Lateef v. City of Madera et al

Filing 20

ORDER Granting Defendants' 15 Motion to Dismiss Plaintiff's First Amended Complaint, signed by District Judge Dale A. Drozd on 3/21/2017. (This matter is referred to the assigned magistrate judge for further proceedings consistent with this order.) (Gaumnitz, R)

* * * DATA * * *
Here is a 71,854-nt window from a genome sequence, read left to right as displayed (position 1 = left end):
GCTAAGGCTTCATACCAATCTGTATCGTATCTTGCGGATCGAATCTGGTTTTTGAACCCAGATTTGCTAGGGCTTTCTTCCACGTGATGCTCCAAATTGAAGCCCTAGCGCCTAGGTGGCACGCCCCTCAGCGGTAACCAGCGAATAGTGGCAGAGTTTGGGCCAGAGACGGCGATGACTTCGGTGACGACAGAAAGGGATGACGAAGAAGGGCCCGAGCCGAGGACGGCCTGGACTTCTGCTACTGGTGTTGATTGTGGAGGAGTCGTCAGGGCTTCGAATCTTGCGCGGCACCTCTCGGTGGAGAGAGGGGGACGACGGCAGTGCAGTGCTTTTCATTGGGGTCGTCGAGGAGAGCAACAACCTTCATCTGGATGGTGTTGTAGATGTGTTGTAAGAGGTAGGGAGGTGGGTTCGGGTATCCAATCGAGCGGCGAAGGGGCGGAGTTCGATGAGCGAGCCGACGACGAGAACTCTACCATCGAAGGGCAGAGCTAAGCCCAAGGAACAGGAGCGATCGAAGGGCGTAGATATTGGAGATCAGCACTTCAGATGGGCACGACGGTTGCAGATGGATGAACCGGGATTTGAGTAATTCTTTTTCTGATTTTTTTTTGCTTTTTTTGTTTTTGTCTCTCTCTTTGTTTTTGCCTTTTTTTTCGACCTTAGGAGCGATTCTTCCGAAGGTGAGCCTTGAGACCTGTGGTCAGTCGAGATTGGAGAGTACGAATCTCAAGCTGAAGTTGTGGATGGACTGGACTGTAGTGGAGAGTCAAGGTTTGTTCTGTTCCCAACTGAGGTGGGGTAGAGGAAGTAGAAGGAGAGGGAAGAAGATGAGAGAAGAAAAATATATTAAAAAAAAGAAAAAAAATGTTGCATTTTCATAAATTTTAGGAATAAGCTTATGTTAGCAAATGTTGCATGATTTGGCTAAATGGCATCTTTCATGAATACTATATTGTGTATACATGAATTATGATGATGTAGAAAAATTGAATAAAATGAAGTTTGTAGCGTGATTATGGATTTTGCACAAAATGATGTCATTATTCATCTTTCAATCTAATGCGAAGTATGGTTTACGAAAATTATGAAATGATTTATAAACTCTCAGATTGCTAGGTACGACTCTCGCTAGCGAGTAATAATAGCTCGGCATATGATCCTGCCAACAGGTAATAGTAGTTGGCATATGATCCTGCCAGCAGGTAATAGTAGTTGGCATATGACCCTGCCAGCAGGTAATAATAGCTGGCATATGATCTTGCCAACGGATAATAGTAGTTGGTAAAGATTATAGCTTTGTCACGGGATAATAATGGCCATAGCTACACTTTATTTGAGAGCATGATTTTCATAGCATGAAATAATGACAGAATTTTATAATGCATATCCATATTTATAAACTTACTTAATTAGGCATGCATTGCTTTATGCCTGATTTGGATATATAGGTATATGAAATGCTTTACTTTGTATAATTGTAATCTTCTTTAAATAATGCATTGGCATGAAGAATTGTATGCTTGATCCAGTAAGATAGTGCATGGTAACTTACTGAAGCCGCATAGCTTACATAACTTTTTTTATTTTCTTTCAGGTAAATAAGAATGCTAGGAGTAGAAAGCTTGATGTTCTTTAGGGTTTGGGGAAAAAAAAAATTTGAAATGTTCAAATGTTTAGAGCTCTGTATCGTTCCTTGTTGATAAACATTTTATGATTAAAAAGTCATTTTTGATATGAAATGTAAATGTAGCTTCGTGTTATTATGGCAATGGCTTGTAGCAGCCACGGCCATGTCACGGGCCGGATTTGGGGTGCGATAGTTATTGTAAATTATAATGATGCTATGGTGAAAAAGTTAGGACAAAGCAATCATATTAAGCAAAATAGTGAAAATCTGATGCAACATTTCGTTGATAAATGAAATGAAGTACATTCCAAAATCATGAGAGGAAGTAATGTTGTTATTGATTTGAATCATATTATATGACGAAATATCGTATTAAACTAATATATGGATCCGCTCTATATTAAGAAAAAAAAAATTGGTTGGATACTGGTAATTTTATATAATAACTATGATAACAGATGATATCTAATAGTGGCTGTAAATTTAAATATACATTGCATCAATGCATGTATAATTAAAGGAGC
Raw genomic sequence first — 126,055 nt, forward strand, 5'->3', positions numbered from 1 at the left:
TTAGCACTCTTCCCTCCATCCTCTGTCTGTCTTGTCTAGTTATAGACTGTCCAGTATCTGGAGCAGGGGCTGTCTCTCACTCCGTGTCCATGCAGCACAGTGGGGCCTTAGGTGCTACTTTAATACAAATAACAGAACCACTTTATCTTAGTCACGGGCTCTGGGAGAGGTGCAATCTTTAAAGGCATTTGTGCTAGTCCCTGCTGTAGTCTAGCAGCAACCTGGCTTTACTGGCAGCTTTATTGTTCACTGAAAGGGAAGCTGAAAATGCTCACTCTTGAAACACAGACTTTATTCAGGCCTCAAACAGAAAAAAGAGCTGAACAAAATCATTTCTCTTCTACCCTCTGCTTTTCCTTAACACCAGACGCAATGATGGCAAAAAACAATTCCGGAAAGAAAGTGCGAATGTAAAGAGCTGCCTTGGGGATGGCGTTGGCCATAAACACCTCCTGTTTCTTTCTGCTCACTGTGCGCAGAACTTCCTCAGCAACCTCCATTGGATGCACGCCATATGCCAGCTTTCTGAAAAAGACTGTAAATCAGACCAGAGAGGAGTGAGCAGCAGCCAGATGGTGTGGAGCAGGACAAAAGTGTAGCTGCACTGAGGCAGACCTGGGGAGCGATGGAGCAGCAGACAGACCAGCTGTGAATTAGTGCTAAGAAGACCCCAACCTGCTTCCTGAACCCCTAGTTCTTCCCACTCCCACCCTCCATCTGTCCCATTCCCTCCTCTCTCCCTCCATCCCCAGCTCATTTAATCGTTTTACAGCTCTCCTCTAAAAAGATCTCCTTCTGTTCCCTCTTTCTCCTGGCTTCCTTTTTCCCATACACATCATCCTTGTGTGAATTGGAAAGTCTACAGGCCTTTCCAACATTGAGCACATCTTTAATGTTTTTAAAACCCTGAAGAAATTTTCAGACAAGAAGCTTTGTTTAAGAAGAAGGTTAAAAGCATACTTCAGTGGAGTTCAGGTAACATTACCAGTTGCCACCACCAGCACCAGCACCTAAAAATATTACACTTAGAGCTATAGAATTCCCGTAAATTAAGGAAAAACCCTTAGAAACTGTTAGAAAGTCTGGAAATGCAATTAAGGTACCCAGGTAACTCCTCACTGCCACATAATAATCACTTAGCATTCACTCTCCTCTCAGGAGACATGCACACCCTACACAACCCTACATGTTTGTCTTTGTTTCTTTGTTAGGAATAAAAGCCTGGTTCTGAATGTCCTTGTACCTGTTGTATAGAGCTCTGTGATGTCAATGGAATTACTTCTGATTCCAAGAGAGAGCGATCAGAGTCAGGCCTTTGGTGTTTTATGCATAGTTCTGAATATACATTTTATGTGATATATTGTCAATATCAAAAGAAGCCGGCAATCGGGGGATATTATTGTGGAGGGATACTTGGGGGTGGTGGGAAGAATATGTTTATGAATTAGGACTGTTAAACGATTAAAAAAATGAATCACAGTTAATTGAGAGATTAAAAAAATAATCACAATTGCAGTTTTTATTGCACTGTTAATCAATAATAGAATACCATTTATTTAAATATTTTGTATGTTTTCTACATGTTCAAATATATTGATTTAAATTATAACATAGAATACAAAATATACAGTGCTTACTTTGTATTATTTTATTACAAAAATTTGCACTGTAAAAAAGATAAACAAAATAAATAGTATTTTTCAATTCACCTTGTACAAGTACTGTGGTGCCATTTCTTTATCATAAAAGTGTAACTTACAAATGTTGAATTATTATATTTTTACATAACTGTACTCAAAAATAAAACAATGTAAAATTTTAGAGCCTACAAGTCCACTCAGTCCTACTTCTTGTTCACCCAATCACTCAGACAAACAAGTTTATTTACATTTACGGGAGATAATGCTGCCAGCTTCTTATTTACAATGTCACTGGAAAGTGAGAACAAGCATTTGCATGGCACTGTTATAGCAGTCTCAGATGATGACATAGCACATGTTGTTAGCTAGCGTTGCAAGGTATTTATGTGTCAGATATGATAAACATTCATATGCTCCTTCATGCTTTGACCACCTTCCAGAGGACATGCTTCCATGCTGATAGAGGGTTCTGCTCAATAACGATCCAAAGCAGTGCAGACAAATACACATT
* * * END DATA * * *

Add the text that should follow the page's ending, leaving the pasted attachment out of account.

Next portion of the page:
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1 2 3 4 5 6 7 8 UNITED STATES DISTRICT COURT 9 FOR THE EASTERN DISTRICT OF CALIFORNIA 10 11 JUNAID LATEEF, 12 Plaintiff, 13 14 15 No. 1:16-cv-01488-DAD-SKO v. CITY OF MADERA, MADERA CITY COUNCIL, and MADERA PLANNING COMMISSION, 16 ORDER GRANTING DEFENDANTS’ MOTION TO DISMISS PLAINTIFF’S FIRST AMENDED COMPLAINT (Doc. No. 15) Defendants. 17 18 This matter is before the court on a motion to dismiss claims in plaintiff Junaid Lateef’s 19 first amended complaint brought on behalf of defendants City of Madera (“City”), Madera City 20 Council (“City Council”), and Madera Planning Commission’s (“Planning Commission”). A 21 hearing on the motion was held on February 21, 2017. Attorney Brian C. Leighton appeared on 22 behalf of plaintiff Lateef, and attorney Gregory Lee Myers appeared on behalf of the defendants. 23 Having considered the parties’ briefs and oral arguments and for the reasons set forth below, the 24 court will grant defendants’ motion. BACKGROUND 25 26 A. Plaintiff’s First Amended Complaint 27 According to the first amended complaint, in 2015, plaintiff Lateef sought the Planning 28 Commission’s approval of a conditional use permit for the sale of cigarettes, beer, and wine; a 1 1 two-parking-stall variance; and a site plan review for a neighborhood market located at 300 West 2 Olive Avenue, in Madera, California. (Doc. No. 14 ¶ 8.) Prior to the Planning Commission’s 3 hearing on the matter, Planning Commission staff unanimously recommended granting plaintiff’s 4 application. (Id. ¶ 9.) Separately, Charles F. Rigby, a member of the City Council, sent an email 5 to members of the Planning Commission imploring them to deny plaintiff’s application. (Id. ¶ 8.) 6 On December 8, 2015, the Planning Commission voted to deny plaintiff’s application by a five- 7 to-one vote. (Id.) Mr. Rigby’s email was not disclosed at the Planning Commission hearing, and 8 plaintiff was not made aware of the email until weeks after the hearing. (Id. ¶¶ 8–9.) Plaintiff 9 alleges that Mr. Rigby’s email substantially caused members of the Planning Commission to deny 10 11 plaintiff’s application despite the recommendation by Planning Commission staff. (Id. ¶ 9.) On December 9, 2015, plaintiff appealed the Planning Commission’s decision to the City 12 Council pursuant to Madera Municipal Code (“MMC”) § 10-3.1309. (Id. ¶ 10.) At the time of 13 the appeal, MMC § 10-3.1310, enacted when the City Council was comprised five members, 14 provided that a “four-fifths vote of the whole Council shall be required to grant, in whole or in 15 part, any appealed application denied by the Commission.” (Id.) However, because the size of 16 the City Council increased from five to seven members in 2012, Planning Commission staff and 17 plaintiff agreed to a continuance of the appeal until § 10-3.1310 could be amended to reflect a 18 seven-member City Council. (Id.) The City Council subsequently amended § 10-3.1310 to 19 require a “five-sevenths vote of the whole of the Council” to grant an appealed application. (Id. 20 ¶¶ 11, 21.) 21 On May 4, 2016 the City Council heard plaintiff’s appeal. (Id. ¶ 14.) As of that date, 22 there was one vacant seat on the City Council, and Mr. Rigby recused himself from the vote, 23 leaving five voting members for plaintiff’s appeal. (Id.) After the City Council voted four-to-one 24 in favor of granting plaintiff’s appeal, the members of the City Council and the city clerk 25 appeared to understand that plaintiff’s application had been approved as a result of that vote, and 26 such approval was announced from the dais. (Id.) However, following the vote, the City 27 Attorney took the position that under MMC § 10-3.1310, five affirmative votes were required to 28 grant plaintiff’s appeal, and because only four members of the City Council voted in plaintiff’s 2 1 favor, the City, acting through its City Attorney, denied plaintiff’s application. (Id. ¶ 15–16.) 2 Plaintiff Lateef also alleges that he is an immigrant from Pakistan, lawfully admitted into 3 the United States, and a practicing Muslim. (See id. ¶¶ 7, 24.) He alleges that his application was 4 ultimately denied in part because of his race, ethnicity, national origin, or religious beliefs. 5 Specifically, in his first amended complaint plaintiff alleges he became aware that the City’s 6 planning manager did not like the fact that a young Pakistani Muslim person was attempting to 7 open a business involving a beer and wine license; that the City’s planning manager recently told 8 another Muslim individual with a pending project that “your kind of people will have the hardest 9 time in opening businesses in Madera;” and that five similar conditional use permits, involving 10 beer and wine licenses, were approved for individuals or corporations involving individuals of 11 Indian descent. (Id. ¶ 24.) 12 Plaintiff’s first amended complaint contains three causes of action. Plaintiff’s first and 13 second causes of action allege that defendants violated his due process rights under the federal 14 and state constitutions, respectively, when (1) members of the Planning Commission considered 15 Mr. Rigby’s email without disclosing it to plaintiff, and relied on the email in denying plaintiff’s 16 application; and (2) the City misinterpreted the Madera Municipal Code and reversed the City 17 Council’s decision to grant plaintiff’s appeal. Plaintiff’s third cause of action alleges that 18 defendants denied plaintiff his right to equal protection by discriminating against him on the basis 19 of his race, ethnicity, national origin, or religious beliefs. 20 B. Procedural History On December 13, 2016, this court granted in part defendants’ motion to dismiss plaintiff’s 21 22 original complaint, with leave to amend. (Doc. No. 12.) Specifically, the court dismissed 23 plaintiff’s federal and state due process causes of action with respect to defendants’ alleged 24 nondisclosure of Mr. Rigby’s email prior to the Planning Commission’s vote, as well as 25 plaintiff’s federal equal protection cause of action. The court however, denied defendants’ 26 motion to dismiss plaintiff’s due process causes of action with respect to the City’s alleged 27 misinterpretation of the Madera Municipal Code. (Id. at 9.) 28 ///// 3 1 On January 11, 2017, following the filing of plaintiff’s first amended complaint, 2 defendants again moved to dismiss plaintiff’s complaint for failure to state a claim. (Doc. No. 3 15.) On January 27, 2017, plaintiff filed an opposition. (Doc. No. 17.) 4 LEGAL STANDARD 5 The purpose of a motion to dismiss pursuant to Rule 12(b)(6) is to test the legal 6 sufficiency of the complaint. N. Star Int’l v. Ariz. Corp. Comm’n, 720 F.2d 578, 581 (9th Cir. 7 1983). “Dismissal can be based on the lack of a cognizable legal theory or the absence of 8 sufficient facts alleged under a cognizable legal theory.” Balistreri v. Pacifica Police Dep’t, 901 9 F.2d 696, 699 (9th Cir. 1990). A plaintiff is required to allege “enough facts to state a claim to 10 relief that is plausible on its face.” Bell Atl. Corp. v. Twombly, 550 U.S. 544, 570 (2007). “A 11 claim has facial plausibility when the plaintiff pleads factual content that allows the court to draw 12 the reasonable inference that the defendant is liable for the misconduct alleged.” Ashcroft v. 13 Iqbal, 556 U.S. 662, 678 (2009). 14 In determining whether a complaint states a claim on which relief may be granted, the 15 court accepts as true the allegations in the complaint and construes the allegations in the light 16 most favorable to the plaintiff. Hishon v. King & Spalding, 467 U.S. 69, 73 (1984); Love v. 17 United States, 915 F.2d 1242, 1245 (9th Cir. 1989). However, the court need not assume the truth 18 of legal conclusions cast in the form of factual allegations. United States ex rel. Chunie v. 19 Ringrose, 788 F.2d 638, 643 n.2 (9th Cir. 1986). While Rule 8(a) does not require detailed 20 factual allegations, “it demands more than an unadorned, the defendant-unlawfully-harmed-me 21 accusation.” Iqbal, 556 U.S. at 678. A pleading is insufficient if it offers mere “labels and 22 conclusions” or “a formulaic recitation of the elements of a cause of action.” Twombly, 550 U.S. 23 at 555; see also Iqbal, 556 U.S. at 676 (“Threadbare recitals of the elements of a cause of action, 24 supported by mere conclusory statements, do not suffice.”). Moreover, it is inappropriate to 25 assume that the plaintiff “can prove facts which it has not alleged or that the defendants have 26 violated the . . . laws in ways that have not been alleged.” Associated Gen. Contractors of 27 California, Inc. v. California State Council of Carpenters, 459 U.S. 519, 526 (1983). In ruling on 28 a motion to dismiss brought pursuant to Rule 12(b)(6), the court is permitted to consider material 4 1 which is properly submitted as part of the complaint, documents that are not physically attached 2 to the complaint if their authenticity is not contested and the plaintiffs’ complaint necessarily 3 relies on them, and matters of public record. Lee v. City of Los Angeles, 250 F.3d 668, 688–89 4 (9th Cir. 2001). 5 6 DISCUSSION A. 7 Due Process Defendants move to dismiss plaintiff’s first and second causes of action which are 8 premised on plaintiff’s theory that he was denied procedural due process when members of the 9 Planning Commission voted to deny his original application as a result of Mr. Rigby’s email, 10 without previously disclosing the content of that ex parte communication.1 As they did in 11 response to plaintiff’s original complaint, defendants again contend that plaintiff has failed to 12 state a due process claim because he has not identified an underlying property right that would 13 trigger due process protections under the federal or state constitutions. (See Doc. No. 15-1 at 55– 14 9.) 15 The Fourteenth Amendment to the United States Constitution and Article 1 of the 16 California Constitution prohibit state action that deprives a person of life, liberty, or property 17 without due process of law. U.S. Const. amend XIV § 1; Cal. Const. art. 1, § 7(a).2 To state a 18 claim based upon an alleged violation of procedural due process, plaintiff must allege (1) a 19 deprivation of a constitutionally protected liberty or property interest, and (2) a denial of adequate 20 procedural protections. Kildare v. Saenz, 325 F.3d 1078, 1085 (9th Cir. 2003); see also Kentucky 21 Dep’t of Corrections v. Thompson, 490 U.S. 454, 459–60 (1989); Portman v. Cty. of Santa Clara, 22 995 F.2d 898, 904 (9th Cir. 1993). Property interests are not created by the Constitution but “by 23 24 25 26 27 28 1 As clarified at the hearing on the pending motion, in light of this court’s prior order, defendants are not now seeking dismissal of plaintiff’s due process causes of action with respect to the City’s alleged misinterpretation of the Madera Municipal Code. 2 California state due process claims are coextensive with federal due process claims; therefore resolution of the federal due process claim will decide the state due process claim. Payne v. Superior Court, 17 Cal. 3d 908, 914 n.3 (1976); see also Los Angeles Cty. Bar Ass’n v. Eu, 979 F.2d 697, 705 n.4 (9th Cir. 1992). 5 1 existing rules or understandings that stem from an independent source such as state law—rules or 2 understandings that secure certain benefits and that support claims of entitlement to those 3 benefits.” Bd. of Regents v. Roth, 408 U.S. 564, 577 (1972). At one end of the spectrum, a state 4 operating license that can be revoked only “for cause” creates a property interest. See, e.g., Barry 5 v. Barchi, 443 U.S. 55, 64 (1979). At the opposite end of the spectrum, a statute that grants the 6 reviewing body unfettered discretion to approve or deny an application does not create a property 7 right. See, e.g., Jacobson v. Hannifin, 627 F.2d 177, 180 (9th Cir. 1980). “Whether a statute 8 creates a property interest in the renewal of an existing operating license falls somewhere in the 9 middle of those extremes.” Thornton v. City of St. Helens, 425 F.3d 1158, 1164–65 (9th Cir. 10 2005). 11 Here again, plaintiff alleges substantially the same facts in his first amended complaint as 12 he did originally. Moreover, in his opposition to the pending motion to dismiss, plaintiff has not 13 identified any authority to support the notion that he had a property interest, for due process 14 purposes, in either the disclosure of an ex parte communication prior to the Planning 15 Commission’s hearing, or approval of his permit application. Rather, plaintiff continues to rely 16 solely on the state appellate court decision in Pinheiro v. Civil Serv. Comm’n, 245 Cal. App. 4th 17 1458, 1463 (2016), for the proposition that the Planning Commission’s reliance on external 18 evidence outside of the record in denying his application violates plaintiff’s due process rights. 19 (See Doc. Nos. 14 ¶ 8, 17 at 4–7.) Pinheiro, however, is inapplicable to the present case. In that 20 case, a former Fresno County employee sued the county’s civil service commission on the 21 grounds that the commission’s reliance on extrinsic evidence in upholding his dismissal denied 22 him his right to a “fair trial” under California Code of Civil Procedure § 1094.5. Pinheiro, 245 23 Cal. App. 4th at 1462–63. The state appellate court had no cause to and did not address a 24 separate constitutional due process cause of action, and it even appeared to distinguish actions 25 brought under § 1094.5 from constitutional claims. See id. at 1463 (“The ‘fair trial’ requirement 26 of section 1094.5 is not synonymous with constitutional due process and does not mandate ‘a 27 formal hearing under the due process clause.’” (citing Pomona Coll. v. Superior Court, 45 Cal. 28 App. 4th 1716, 1730 (1996)); see also Pomona Coll., 45 Cal. App. 4th at 1730 (“The use of the 6 1 words ‘fair trial’ does not mean that [the complainant] was entitled to a formal hearing under the 2 due process clause.”). As noted in Pinheiro, § 1094.5 creates a statutory right to a “fair trial” by a 3 state administrative agency and sets forth certain procedural requirements in that regard. See 4 Pinheiro, 245 Cal. App. 4th at 1463; see also Cal. Code. Civ. Proc. § 1094.5(a)–(c). But this 5 court has not found authority that such a right constitutes a property interest under the due process 6 clauses of the federal and state constitutions.3 Accordingly, plaintiff’s first and second causes of action will be dismissed to the extent 7 8 they are based upon defendants’ alleged nondisclosure of Mr. Rigby’s email prior to the Planning 9 Commission’s vote. 10 B. Equal Protection “The Equal Protection Clause of the Fourteenth Amendment commands that no State shall 11 12 ‘deny to any person within its jurisdiction the equal protection of the laws,’ which is essentially a 13 direction that all persons similarly situated should be treated alike.” City of Cleburne, Tex. v. 14 Cleburne Living Ctr., 473 U.S. 432, 439 (1985); see also Lee, 250 F.3d at 686. To state a viable 15 claim under the Equal Protection Clause, a plaintiff “must plead intentional unlawful 16 discrimination or allege facts that are at least susceptible of an inference of discriminatory intent.” 17 Monteiro v. Tempe Union High Sch. Dist., 158 F.3d 1022, 1026 (9th Cir. 1998). “Intentional 18 discrimination means that a defendant acted at least in part because of a plaintiff’s protected 19 status.” Serrano v. Francis, 345 F.3d 1071 (9th Cir. 2003) (quoting Maynard v. City of San Jose, 20 37 F.3d 1396, 1404 (9th Cir. 1994)). 21 In his first amended complaint, plaintiff again alleges that as a Pakistani immigrant, he 22 “could feel the racial and ethnic animosity against” his opening of a business in Madera, and that 23 defendants “singled out” or “showed animus” toward him because of his race, ethnicity, religion, 24 or national origin. (Doc. No. 14 ¶ 39.) As the court has previously concluded, those allegations 25 alone failed to state a cognizable equal protection claim. (See Doc. No. 12 at 6.) In his first 26 27 28 3 Notably, based on defendants’ submissions, plaintiff appears to have separately and directly challenged the Planning Commission’s decision pursuant to § 1094.5, in his pending state court action. (See Doc. No. 15-3, Ex. C.) 7 1 amended complaint, plaintiff does not directly allege that any of the defendants acted with 2 discriminatory intent. Cf. Monteiro, 158 F.3d at 1026 (“Because Monteiro pled intent as to Equal 3 Protection . . . it was error for the district court to dismiss for failure to plead intent.”). Instead, he 4 pleads several additional facts which, as discussed further below, do not sufficiently give rise to 5 the plausible inference that the named defendants have acted with discriminatory intent based on 6 plaintiff’s protected status. First, plaintiff alleges that the City’s planning manager held beliefs or made statements 7 8 that might suggest an animus toward individuals of Pakistani descent or practicing Muslims. 9 Specifically, plaintiff alleges he was made aware that the planning manager did not like the fact 10 that a young Pakistani Muslim person was opening a business involving a beer and wine license, 11 and that the planning manager had stated to another Muslim individual that “your kind of people 12 will have the hardest time in opening businesses in Madera.” Accepting these allegations as true, 13 the court may certainly draw the plausible inference that the City’s planning manager harbored 14 animus toward individuals like plaintiff Lateef. But the first amended complaint alleges no 15 additional facts that tie such attitudes on the part of the City’s planning manager to any act of 16 discrimination. For example, as noted above, plaintiff alleges that Planning Commission staff 17 unanimously recommended granting his original application before the Planning Commission’s 18 hearing on the matter, and that it was the substance of City Councilman Rigby’s email that caused 19 members of the Planning Commission to reject the staff recommendation. Plaintiff has not 20 alleged that the planning manager’s beliefs factored into the Planning Commission’s decision in 21 any way, let alone affected the staff’s favorable analysis prior to the vote. Nor has plaintiff 22 alleged that the planning manager’s beliefs affected the outcome of the City Council’s vote. As 23 plaintiff contends, the City Council’s four-to-one vote was sufficient to grant him a use permit on 24 appeal, and plaintiff has not alleged that the planning manager’s alleged animus affected the one 25 dissenting City Council vote or the city attorney’s subsequent and different interpretation of the 26 Madera Municipal Code. In sum, plaintiff’s allegations with respect to the planning manager’s 27 beliefs simply do not give rise to an inference of discriminatory intent. 28 ///// 8 1 Second, plaintiff broadly alleges that the City issued at least five similar conditional use 2 permits involving alcohol licenses for individuals, or corporations involving individuals, of Indian 3 decent. Apart from the permits’ alleged similarity, there is no indication that defendants’ 4 issuance of those permits—and their rejection of plaintiff’s application—was motivated by 5 considerations of race, ethnicity, or national origin. Moreover, to the extent this allegation 6 supports an inference that defendants’ approval of permits had a discriminatory effect on 7 individuals of Pakistani descent, such an inference alone cannot support an equal protection claim 8 under the Fourteenth Amendment because plaintiff has not alleged that the practice of issuing 9 permits to other groups was based on a discriminatory purpose. See Pers. Adm’r of 10 Massachusetts v. Feeney, 442 U.S. 256, 272 (1979).4 11 Because he has not alleged that defendants acted with discriminatory intent or facts to 12 support an inference of such discriminatory intent, plaintiff’s third cause of action alleging an 13 equal protection violation must also be dismissed. 14 CONCLUSION 15 For the reasons set forth above, 16 1. Defendant’s motion to dismiss certain causes of action in plaintiff’s first amended 17 complaint (Doc. No. 15) is granted; 2. The first and second causes of action of plaintiff’s first amended complaint are 18 19 dismissed to the extent they are based on defendants’ alleged nondisclosure of Mr. 20 Rigby’s email prior to the Planning Commission’s vote; 21 4 22 23 24 25 26 27 28 In addition, a municipality, such as the City here, may be liable under § 1983 only where it causes the constitutional violation through a “policy or custom, whether made by its lawmakers or those whose edicts or acts may fairly be said to represent official policy.” Monell v. Dep’t of Soc. Servs., 436 U.S. 658, 694 (1978). Therefore, municipal liability in a § 1983 case may be premised upon (1) an official policy; (2) a “longstanding practice or custom which constitutes the standard operating procedure of the local government entity;” (3) the act of an “official whose acts fairly represent official policy such that the challenged action constituted official policy;” or (4) where “an official with final policy-making authority ‘delegated that authority to, or ratified the decision of, a subordinate.’” Price v. Sery, 513 F.3d 962, 966 (9th Cir. 2008) (quoting Ulrich v. City & County of San Francisco, 308 F.3d 968, 984–85 (9th Cir. 2002)). To the extent plaintiff alleges that the City itself is liable under § 1983, he has not alleged sufficient facts in his amended complaint to support a cognizable claim of municipal liability. 9 1 3. The third cause of action of plaintiff’s first amended complaint alleging an equal 2 protection violation is dismissed; 3 4. Defendant Planning Commission is dismissed from this action; 4 5. This action now proceeds on the first and second causes of action of plaintiff’s first 5 amended complaint, only with respect to defendant City’s alleged misinterpretation of 6 the Madera Municipal Code; and 7 6. This matter is referred to the assigned magistrate judge for further proceedings 8 9 10 11 consistent with this order. IT IS SO ORDERED. Dated: March 21, 2017 UNITED STATES DISTRICT JUDGE 12 13 14 15 16 17 18 19 20 21 22 23 24 25 26 27 28 10